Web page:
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Liquidation Preference in Venture Capital Investing

Updated: Feb 14



Venture capital (VC) investing, a key driver of innovation and entrepreneurship, often uses specific financial instruments that are unique to this domain. One such important instrument is the 'Liquidation Preference' clause in the term sheet. This article provides a comprehensive understanding of what Liquidation Preference is, its importance in the VC landscape, and illustrates its application with relevant examples.



Understanding Liquidation Preference


Liquidation preference is a clause that provides preferred stockholders (typically venture capitalists) the right to receive their investment back before any other shareholders during a liquidation event. A liquidation event could include the sale of the company, a merger or acquisition, or bankruptcy. The main purpose of liquidation preference is to protect the VC's investment in the case of an unfavorable exit event. Given the high risk associated with VC investing—where most investments do not yield significant returns—a liquidation preference clause ensures VCs have a degree of financial security in high-risk scenarios.


Types of Liquidation Preference


There are primarily two types of liquidation preference: non-participating and participating.


  • Non-participating Liquidation Preference: In this case, the VC would receive the amount of their original investment or the amount corresponding to their equity share, whichever is higher.

  • Participating Liquidation Preference: Here, the VC gets their original investment back, plus a share of any remaining proceeds corresponding to their equity share. Essentially, they get to "double-dip".


Application of Liquidation Preference: A Practical Example


To better illustrate these concepts, let's take a simple example. Suppose a VC invests $5 million into a startup for a 25% equity stake. The company is then sold for $20 million. Here's how the VC's return will differ with non-participating and participating liquidation preferences:


  • Non-participating Liquidation Preference: The VC would receive either their original investment ($5 million) or 25% of the sale proceeds (i.e., $5 million, which is 25% of $20 million), whichever is higher. Since both amounts are equal, the VC would get $5 million. The remaining $15 million would go to common shareholders.

  • Participating Liquidation Preference: The VC would first recoup their original investment of $5 million. Then, they would receive an additional 25% of the remaining $15 million ($3.75 million). Therefore, the VC would get a total of $8.75 million. The remaining $11.25 million would go to common shareholders.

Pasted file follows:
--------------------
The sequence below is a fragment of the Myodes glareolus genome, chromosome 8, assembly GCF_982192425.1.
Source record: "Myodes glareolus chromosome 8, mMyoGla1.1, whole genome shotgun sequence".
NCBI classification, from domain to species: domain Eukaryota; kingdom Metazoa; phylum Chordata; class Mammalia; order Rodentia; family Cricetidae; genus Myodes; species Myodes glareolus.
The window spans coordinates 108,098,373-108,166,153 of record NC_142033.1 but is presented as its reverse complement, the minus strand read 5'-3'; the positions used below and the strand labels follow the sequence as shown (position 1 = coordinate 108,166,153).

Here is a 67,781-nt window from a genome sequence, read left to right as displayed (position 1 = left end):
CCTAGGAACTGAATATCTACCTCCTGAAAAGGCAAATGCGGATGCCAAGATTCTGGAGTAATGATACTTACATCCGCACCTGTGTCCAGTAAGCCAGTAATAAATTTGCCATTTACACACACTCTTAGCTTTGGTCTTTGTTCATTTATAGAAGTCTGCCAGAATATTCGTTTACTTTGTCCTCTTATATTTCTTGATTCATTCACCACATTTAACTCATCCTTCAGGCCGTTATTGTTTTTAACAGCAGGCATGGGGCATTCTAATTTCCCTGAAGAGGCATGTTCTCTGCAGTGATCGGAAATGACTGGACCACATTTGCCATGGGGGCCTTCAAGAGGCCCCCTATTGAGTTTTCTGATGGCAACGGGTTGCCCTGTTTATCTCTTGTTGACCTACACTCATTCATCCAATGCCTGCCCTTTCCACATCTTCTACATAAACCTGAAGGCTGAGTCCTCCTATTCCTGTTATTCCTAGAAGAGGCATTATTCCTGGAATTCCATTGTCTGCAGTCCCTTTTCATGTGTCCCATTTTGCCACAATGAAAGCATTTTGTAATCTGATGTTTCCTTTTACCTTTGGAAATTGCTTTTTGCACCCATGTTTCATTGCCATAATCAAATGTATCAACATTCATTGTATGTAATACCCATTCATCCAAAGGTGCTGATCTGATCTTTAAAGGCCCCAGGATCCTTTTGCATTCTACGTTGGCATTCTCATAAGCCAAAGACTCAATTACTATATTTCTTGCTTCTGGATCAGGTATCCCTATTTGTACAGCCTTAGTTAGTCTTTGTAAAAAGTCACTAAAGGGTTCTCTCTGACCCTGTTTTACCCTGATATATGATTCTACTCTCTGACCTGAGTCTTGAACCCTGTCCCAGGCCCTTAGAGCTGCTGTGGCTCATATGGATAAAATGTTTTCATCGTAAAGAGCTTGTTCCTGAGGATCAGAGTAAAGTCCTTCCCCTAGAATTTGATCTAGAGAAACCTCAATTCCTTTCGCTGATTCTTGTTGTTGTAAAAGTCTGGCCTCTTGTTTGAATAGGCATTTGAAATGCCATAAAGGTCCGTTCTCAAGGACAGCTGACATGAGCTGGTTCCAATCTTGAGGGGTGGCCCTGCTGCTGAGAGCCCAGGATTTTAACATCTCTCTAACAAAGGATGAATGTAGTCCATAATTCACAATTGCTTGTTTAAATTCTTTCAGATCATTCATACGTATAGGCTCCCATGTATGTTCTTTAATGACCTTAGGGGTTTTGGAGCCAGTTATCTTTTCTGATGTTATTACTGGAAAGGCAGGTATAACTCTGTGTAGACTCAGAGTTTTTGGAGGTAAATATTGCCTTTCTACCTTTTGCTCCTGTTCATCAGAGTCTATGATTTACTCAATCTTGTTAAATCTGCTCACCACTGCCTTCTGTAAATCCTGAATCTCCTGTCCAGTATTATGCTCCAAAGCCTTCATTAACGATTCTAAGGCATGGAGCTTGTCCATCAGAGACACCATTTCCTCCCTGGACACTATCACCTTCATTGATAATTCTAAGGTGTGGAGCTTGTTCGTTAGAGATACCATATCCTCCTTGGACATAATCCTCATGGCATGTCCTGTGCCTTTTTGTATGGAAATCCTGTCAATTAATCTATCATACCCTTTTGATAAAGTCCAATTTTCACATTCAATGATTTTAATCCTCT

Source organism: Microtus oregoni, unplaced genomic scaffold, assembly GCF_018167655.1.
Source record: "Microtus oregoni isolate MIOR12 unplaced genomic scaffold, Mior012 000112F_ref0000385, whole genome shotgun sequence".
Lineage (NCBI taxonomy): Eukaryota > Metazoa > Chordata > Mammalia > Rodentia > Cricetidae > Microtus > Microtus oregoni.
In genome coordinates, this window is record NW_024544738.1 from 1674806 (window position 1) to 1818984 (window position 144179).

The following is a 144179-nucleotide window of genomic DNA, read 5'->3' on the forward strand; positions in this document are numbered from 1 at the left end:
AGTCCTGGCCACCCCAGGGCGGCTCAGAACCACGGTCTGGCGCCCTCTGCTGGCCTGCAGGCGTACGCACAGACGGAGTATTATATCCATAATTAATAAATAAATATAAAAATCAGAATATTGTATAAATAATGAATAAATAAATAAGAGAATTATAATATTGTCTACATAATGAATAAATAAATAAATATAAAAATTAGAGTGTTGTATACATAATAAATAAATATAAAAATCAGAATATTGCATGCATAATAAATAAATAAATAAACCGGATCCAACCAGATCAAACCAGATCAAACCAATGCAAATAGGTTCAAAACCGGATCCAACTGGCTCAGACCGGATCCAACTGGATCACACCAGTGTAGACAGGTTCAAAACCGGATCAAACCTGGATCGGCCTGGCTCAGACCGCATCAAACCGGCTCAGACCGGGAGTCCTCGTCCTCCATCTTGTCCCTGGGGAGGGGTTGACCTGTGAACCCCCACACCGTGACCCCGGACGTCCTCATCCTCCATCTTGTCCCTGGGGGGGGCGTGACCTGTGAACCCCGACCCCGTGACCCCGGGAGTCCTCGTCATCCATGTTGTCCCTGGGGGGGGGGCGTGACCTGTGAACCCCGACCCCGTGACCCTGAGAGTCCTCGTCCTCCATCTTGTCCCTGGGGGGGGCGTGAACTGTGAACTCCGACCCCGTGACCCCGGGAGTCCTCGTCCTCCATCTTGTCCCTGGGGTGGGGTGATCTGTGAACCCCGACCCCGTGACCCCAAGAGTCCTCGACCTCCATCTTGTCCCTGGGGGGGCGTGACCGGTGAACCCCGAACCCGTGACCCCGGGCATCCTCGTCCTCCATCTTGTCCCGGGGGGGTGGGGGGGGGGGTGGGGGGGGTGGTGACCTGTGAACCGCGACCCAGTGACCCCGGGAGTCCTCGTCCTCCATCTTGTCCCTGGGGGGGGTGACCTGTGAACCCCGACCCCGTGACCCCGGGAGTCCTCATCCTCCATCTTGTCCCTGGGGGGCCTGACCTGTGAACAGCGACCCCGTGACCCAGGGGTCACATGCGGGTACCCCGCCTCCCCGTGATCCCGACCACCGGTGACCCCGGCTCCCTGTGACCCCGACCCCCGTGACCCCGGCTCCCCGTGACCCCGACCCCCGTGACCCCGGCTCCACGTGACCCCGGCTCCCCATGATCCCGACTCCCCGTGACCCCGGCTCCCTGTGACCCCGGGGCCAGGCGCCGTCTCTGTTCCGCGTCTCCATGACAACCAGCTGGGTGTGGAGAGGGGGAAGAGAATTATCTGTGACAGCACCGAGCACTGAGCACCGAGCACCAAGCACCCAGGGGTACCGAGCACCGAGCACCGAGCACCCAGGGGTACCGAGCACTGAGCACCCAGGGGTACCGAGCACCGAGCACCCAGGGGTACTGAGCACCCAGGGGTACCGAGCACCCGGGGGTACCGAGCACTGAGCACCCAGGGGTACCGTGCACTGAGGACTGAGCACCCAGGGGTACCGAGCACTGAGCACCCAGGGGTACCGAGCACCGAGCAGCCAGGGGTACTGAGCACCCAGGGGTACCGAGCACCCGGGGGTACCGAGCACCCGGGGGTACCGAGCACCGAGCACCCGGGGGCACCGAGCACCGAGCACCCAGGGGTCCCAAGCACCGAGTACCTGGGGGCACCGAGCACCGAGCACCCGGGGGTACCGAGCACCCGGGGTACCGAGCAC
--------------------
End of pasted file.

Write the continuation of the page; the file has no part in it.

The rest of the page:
Importance and Implications


Liquidation preferences can significantly affect the distribution of proceeds during a liquidation event and, as a result, greatly influence the potential returns for founders and other common shareholders. While liquidation preferences protect VCs, they could, at times, create misalignment between founders and investors, especially if the company's exit value is low. For instance, if a company in our example was sold for $7 million instead of $20 million, under a participating liquidation preference, the VC would still get $5 million, plus 25% of the remaining $2 million ($0.5 million), leaving only $1.5 million for the other shareholders. However, in a thriving startup ecosystem, competition between VCs can lead to more founder-friendly terms, including lower liquidation preference multiples or even non-participating liquidation preference clauses.


Liquidation preference is a vital element in venture capital investing. It offers a layer of protection for VCs in high-risk investments, ensuring they get their initial investment back before other shareholders in case of an exit. While beneficial for VCs, understanding the impact of liquidation preferences is also crucial for founders. They significantly influence the potential returns for the common shareholders, which often includes the founders and employees. If a liquidation preference clause is too investor-friendly, it could disincentivize the startup team, as they might see little financial upside from their efforts, especially in the case of a modest exit. On the other hand, VCs need to balance their desire to protect their investment with the need to ensure the motivation of the founding team and the startup's ability to attract further investment.


In recent years, negotiation around liquidation preference clauses has become an essential part of the fundraising process. Founders are becoming more knowledgeable about such terms and are better equipped to negotiate more equitable deals. In an increasingly competitive venture capital market, striking a fair balance in the application of liquidation preference could make the difference for VCs between securing a promising investment and losing out to a competitor with more founder-friendly terms. It is, therefore, a crucial element that both investors and founders must pay attention to during deal negotiation.


Venture capital investing, with all its potential for extraordinary returns, is a complex and high-risk domain. As such, mechanisms like liquidation preference are integral to the functioning of this ecosystem. They underline the delicate balance of power, trust, and financial prudence that fuels the spirit of entrepreneurship and innovation in the world of startups.

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